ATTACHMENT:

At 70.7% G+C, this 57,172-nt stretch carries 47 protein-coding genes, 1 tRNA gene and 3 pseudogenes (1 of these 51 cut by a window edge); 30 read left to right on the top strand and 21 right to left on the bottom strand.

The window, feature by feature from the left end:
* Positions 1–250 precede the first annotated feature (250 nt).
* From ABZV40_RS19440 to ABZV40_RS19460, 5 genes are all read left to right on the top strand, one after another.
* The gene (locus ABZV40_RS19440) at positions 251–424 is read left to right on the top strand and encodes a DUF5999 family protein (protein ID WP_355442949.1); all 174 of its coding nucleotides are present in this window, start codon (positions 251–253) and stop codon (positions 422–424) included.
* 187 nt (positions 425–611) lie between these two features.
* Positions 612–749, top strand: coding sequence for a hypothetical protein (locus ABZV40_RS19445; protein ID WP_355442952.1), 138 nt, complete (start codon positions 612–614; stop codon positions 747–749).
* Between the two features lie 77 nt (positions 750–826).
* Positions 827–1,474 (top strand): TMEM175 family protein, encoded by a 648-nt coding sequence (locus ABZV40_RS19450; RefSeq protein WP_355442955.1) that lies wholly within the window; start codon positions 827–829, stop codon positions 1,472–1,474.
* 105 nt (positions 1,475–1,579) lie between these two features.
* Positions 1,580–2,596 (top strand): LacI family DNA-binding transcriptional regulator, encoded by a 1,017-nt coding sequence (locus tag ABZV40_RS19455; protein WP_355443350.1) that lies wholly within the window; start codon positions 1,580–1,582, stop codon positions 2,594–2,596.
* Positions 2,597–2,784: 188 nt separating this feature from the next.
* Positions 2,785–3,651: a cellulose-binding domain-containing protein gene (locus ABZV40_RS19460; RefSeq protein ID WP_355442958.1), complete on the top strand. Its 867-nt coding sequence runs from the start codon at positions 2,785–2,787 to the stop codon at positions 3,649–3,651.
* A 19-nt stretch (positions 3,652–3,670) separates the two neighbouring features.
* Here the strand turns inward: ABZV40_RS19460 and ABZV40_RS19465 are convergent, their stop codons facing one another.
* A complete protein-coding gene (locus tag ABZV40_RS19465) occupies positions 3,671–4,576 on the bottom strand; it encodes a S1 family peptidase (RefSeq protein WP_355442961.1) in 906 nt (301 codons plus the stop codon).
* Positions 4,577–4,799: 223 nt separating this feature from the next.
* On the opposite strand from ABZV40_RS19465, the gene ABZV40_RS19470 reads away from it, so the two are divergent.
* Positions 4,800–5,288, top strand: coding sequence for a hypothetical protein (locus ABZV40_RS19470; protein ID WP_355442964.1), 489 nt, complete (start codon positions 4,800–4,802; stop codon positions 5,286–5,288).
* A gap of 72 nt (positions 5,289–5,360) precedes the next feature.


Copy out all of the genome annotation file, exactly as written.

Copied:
At 70.7% G+C, this 57,172-nt stretch carries 47 protein-coding genes, 1 tRNA gene and 3 pseudogenes (1 of these 51 cut by a window edge); 30 read left to right on the top strand and 21 right to left on the bottom strand.

The window, feature by feature from the left end:
* Positions 1–250 precede the first annotated feature (250 nt).
* From ABZV40_RS19440 to ABZV40_RS19460, 5 genes are all read left to right on the top strand, one after another.
* The gene (locus ABZV40_RS19440) at positions 251–424 is read left to right on the top strand and encodes a DUF5999 family protein (protein ID WP_355442949.1); all 174 of its coding nucleotides are present in this window, start codon (positions 251–253) and stop codon (positions 422–424) included.
* 187 nt (positions 425–611) lie between these two features.
* Positions 612–749, top strand: coding sequence for a hypothetical protein (locus ABZV40_RS19445; protein ID WP_355442952.1), 138 nt, complete (start codon positions 612–614; stop codon positions 747–749).
* Between the two features lie 77 nt (positions 750–826).
* Positions 827–1,474 (top strand): TMEM175 family protein, encoded by a 648-nt coding sequence (locus ABZV40_RS19450; RefSeq protein WP_355442955.1) that lies wholly within the window; start codon positions 827–829, stop codon positions 1,472–1,474.
* 105 nt (positions 1,475–1,579) lie between these two features.
* Positions 1,580–2,596 (top strand): LacI family DNA-binding transcriptional regulator, encoded by a 1,017-nt coding sequence (locus tag ABZV40_RS19455; protein WP_355443350.1) that lies wholly within the window; start codon positions 1,580–1,582, stop codon positions 2,594–2,596.
* Positions 2,597–2,784: 188 nt separating this feature from the next.
* Positions 2,785–3,651: a cellulose-binding domain-containing protein gene (locus ABZV40_RS19460; RefSeq protein ID WP_355442958.1), complete on the top strand. Its 867-nt coding sequence runs from the start codon at positions 2,785–2,787 to the stop codon at positions 3,649–3,651.
* A 19-nt stretch (positions 3,652–3,670) separates the two neighbouring features.
* Here the strand turns inward: ABZV40_RS19460 and ABZV40_RS19465 are convergent, their stop codons facing one another.
* A complete protein-coding gene (locus tag ABZV40_RS19465) occupies positions 3,671–4,576 on the bottom strand; it encodes a S1 family peptidase (RefSeq protein WP_355442961.1) in 906 nt (301 codons plus the stop codon).
* Positions 4,577–4,799: 223 nt separating this feature from the next.
* On the opposite strand from ABZV40_RS19465, the gene ABZV40_RS19470 reads away from it, so the two are divergent.
* Positions 4,800–5,288, top strand: coding sequence for a hypothetical protein (locus ABZV40_RS19470; protein ID WP_355442964.1), 489 nt, complete (start codon positions 4,800–4,802; stop codon positions 5,286–5,288).
* A gap of 72 nt (positions 5,289–5,360) precedes the next feature.